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Former good articleLinux was one of the Engineering and technology good articles, but it has been removed from the list. There are suggestions below for improving the article to meet the good article criteria. Once these issues have been addressed, the article can be renominated. Editors may also seek a reassessment of the decision if they believe there was a mistake.
Article milestones
January 19, 2005Featured article candidateNot promoted
July 21, 2005Peer reviewReviewed
December 14, 2005Featured article candidateNot promoted
October 23, 2006Good article nomineeNot listed
March 14, 2007Peer reviewReviewed
July 12, 2007Good article nomineeListed
May 29, 2008Peer reviewReviewed
December 7, 2010Good article reassessmentDelisted
Current status: Delisted good article

Merge content from Linux_Kernel into Linux[edit]

There is really no point in have two separate entries, as the kernel can be discussed just as well, if not better in the single entry for Linux.

Unixcompiler (talk) 23:39, 30 September 2021 (UTC)[reply]

  • Oppose - These are two related, but quite different, distinct subjects. Both are very long articles, too long to merge, see Wikipedia:Article size and especially WP:TOOBIG which says that article over 100 kb Almost certainly should be divided. Linux kernel is already 190 kb and Linux is 148 kb. If merged, they would just get split again quickly. - Ahunt (talk) 23:49, 30 September 2021 (UTC)[reply]
  • Oppose, but the problem would be easily solved by moving Linux to -> GNU/Linux (which would be the ethically correct thing to do) and move Linux kernel simply to -> Linux (which is what Linux actually is). --Grufo (talk) 07:44, 6 October 2021 (UTC)[reply]
    • That would not be the "ethically correct thing to do", it would be the POV thing to do and go against a very longstanding consensus here that operating systems that use the Linux kernel are called "Linux" on Wikipedia, as per WP:COMMONNAME and also MOS:LINUX. "GNU/Linux" is considered a minority POV term used by the FSF and its supporters. The background on this is in the archives of this talk page, as well as Talk:Linux/Name as this is where past consensuses have been formed. You will also want to read GNU/Linux naming controversy and its talk page as background as well. - Ahunt (talk) 12:12, 6 October 2021 (UTC)[reply]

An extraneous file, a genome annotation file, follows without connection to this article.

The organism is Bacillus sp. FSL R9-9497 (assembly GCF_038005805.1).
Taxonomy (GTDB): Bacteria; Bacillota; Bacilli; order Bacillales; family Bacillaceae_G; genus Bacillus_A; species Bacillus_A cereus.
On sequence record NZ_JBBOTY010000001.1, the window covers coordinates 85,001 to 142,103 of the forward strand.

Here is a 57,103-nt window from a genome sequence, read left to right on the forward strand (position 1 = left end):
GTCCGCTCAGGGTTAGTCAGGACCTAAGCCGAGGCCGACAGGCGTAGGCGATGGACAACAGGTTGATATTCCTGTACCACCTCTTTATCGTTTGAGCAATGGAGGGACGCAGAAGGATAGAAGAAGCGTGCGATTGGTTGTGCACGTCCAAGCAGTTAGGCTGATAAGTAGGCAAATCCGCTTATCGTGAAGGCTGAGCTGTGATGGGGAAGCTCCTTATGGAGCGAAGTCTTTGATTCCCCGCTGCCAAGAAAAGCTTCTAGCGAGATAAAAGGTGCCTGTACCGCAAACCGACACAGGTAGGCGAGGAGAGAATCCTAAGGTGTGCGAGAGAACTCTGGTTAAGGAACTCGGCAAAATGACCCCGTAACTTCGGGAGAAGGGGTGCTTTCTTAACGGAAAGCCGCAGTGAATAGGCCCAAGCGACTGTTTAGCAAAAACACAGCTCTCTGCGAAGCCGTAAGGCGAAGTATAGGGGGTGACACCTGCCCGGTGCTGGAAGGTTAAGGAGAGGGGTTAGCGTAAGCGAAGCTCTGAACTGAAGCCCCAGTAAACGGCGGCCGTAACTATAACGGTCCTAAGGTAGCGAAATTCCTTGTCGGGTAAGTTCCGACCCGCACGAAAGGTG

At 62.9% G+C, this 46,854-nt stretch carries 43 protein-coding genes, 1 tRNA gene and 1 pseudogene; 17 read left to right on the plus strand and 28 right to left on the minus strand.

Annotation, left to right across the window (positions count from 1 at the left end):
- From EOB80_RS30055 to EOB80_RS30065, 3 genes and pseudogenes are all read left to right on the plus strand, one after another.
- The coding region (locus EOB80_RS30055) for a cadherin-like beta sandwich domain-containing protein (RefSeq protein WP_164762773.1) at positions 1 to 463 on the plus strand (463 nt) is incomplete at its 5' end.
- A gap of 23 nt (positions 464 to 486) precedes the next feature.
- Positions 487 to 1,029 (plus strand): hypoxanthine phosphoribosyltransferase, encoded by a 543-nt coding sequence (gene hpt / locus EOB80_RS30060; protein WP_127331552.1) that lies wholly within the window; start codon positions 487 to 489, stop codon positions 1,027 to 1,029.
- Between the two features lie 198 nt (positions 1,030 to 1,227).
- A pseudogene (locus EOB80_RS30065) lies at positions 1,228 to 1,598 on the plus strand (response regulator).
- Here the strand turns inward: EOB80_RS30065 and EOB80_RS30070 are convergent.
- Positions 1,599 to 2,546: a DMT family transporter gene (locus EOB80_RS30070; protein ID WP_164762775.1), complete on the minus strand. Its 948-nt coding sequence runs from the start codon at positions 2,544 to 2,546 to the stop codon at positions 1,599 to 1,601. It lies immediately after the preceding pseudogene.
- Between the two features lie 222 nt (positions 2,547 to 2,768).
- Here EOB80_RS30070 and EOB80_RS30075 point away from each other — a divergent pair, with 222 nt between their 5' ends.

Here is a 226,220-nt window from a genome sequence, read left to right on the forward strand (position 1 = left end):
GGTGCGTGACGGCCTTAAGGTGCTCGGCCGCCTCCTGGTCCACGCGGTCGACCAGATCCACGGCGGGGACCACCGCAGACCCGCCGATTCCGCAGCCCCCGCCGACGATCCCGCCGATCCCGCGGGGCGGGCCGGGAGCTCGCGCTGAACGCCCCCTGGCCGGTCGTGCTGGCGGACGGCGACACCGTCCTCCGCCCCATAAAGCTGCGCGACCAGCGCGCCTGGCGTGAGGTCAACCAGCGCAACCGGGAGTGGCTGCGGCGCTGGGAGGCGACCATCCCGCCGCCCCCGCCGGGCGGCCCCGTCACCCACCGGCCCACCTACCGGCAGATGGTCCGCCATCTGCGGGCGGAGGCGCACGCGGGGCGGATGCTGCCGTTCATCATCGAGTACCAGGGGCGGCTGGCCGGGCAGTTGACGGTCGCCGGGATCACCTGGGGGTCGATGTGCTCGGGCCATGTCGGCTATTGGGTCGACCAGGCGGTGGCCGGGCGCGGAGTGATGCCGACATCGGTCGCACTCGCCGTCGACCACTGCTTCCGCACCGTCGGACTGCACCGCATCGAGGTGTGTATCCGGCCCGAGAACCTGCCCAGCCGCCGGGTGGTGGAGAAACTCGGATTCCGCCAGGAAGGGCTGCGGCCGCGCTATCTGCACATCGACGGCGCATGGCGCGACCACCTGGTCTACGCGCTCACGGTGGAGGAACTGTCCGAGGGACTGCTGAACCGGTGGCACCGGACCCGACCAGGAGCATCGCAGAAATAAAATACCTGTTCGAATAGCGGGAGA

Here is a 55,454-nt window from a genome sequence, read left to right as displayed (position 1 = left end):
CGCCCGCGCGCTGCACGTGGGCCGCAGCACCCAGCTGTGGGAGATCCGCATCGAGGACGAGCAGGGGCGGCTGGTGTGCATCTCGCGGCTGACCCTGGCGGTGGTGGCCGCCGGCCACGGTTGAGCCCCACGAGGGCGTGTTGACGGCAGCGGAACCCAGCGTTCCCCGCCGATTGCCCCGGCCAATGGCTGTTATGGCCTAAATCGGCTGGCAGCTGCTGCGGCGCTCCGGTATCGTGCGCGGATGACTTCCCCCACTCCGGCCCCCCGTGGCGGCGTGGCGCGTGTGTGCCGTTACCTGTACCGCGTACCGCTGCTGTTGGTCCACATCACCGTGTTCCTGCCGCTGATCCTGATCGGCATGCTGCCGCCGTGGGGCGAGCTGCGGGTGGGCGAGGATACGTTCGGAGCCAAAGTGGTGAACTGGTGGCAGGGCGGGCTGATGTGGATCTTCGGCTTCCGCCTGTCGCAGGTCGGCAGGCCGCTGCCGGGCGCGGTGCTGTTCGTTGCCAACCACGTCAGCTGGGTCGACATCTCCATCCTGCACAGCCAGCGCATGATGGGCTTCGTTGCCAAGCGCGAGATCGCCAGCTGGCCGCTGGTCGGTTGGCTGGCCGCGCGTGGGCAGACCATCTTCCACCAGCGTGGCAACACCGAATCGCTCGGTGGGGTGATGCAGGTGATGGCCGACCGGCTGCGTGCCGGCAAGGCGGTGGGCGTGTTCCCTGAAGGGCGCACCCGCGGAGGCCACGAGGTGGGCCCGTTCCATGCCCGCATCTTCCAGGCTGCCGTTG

• "Windows" is way more common than "Microsoft Windows" in spoken English, but would you ever argue that the Wikipedia page should be called Windows instead of Microsoft Windows? In the GNU/Linux case Wikipedia does not follow a neutral approach. An important part of the community reminds that the complete neutral name is GNU/Linux, but only a small part of the community actively advocates the opposite (no, who uses "Linux" for conciseness does not advocate that it is not called GNU/Linux), and Wikipedia is among those who take an active position. Furthermore, without practical reasons it creates an ambiguity with the actual meaning of Linux (i.e., a kernel), as this discussion shows. --Grufo (talk) 15:39, 6 October 2021 (UTC)[reply]
GNU/Linux is a name that is advocates by only a small part of the community and is not neutral. Namely, Linux distributions (that is, what part call GNU/Linux) have hundreds if not thousands of other non-GNU components. By this logic, the correct name would be KDE/Red Hat/GNU/*/Linux. Linux is a widely accepted name for this family of operating systems that should not be changed. --ClarkLuis (talk) 20:44, 14 February 2022 (UTC)[reply]

Replace the 'Unix-like' field with 'Linux' or remove the field[edit]

The following discussion is closed. Please do not modify it. Subsequent comments should be made on the appropriate discussion page. No further edits should be made to this discussion.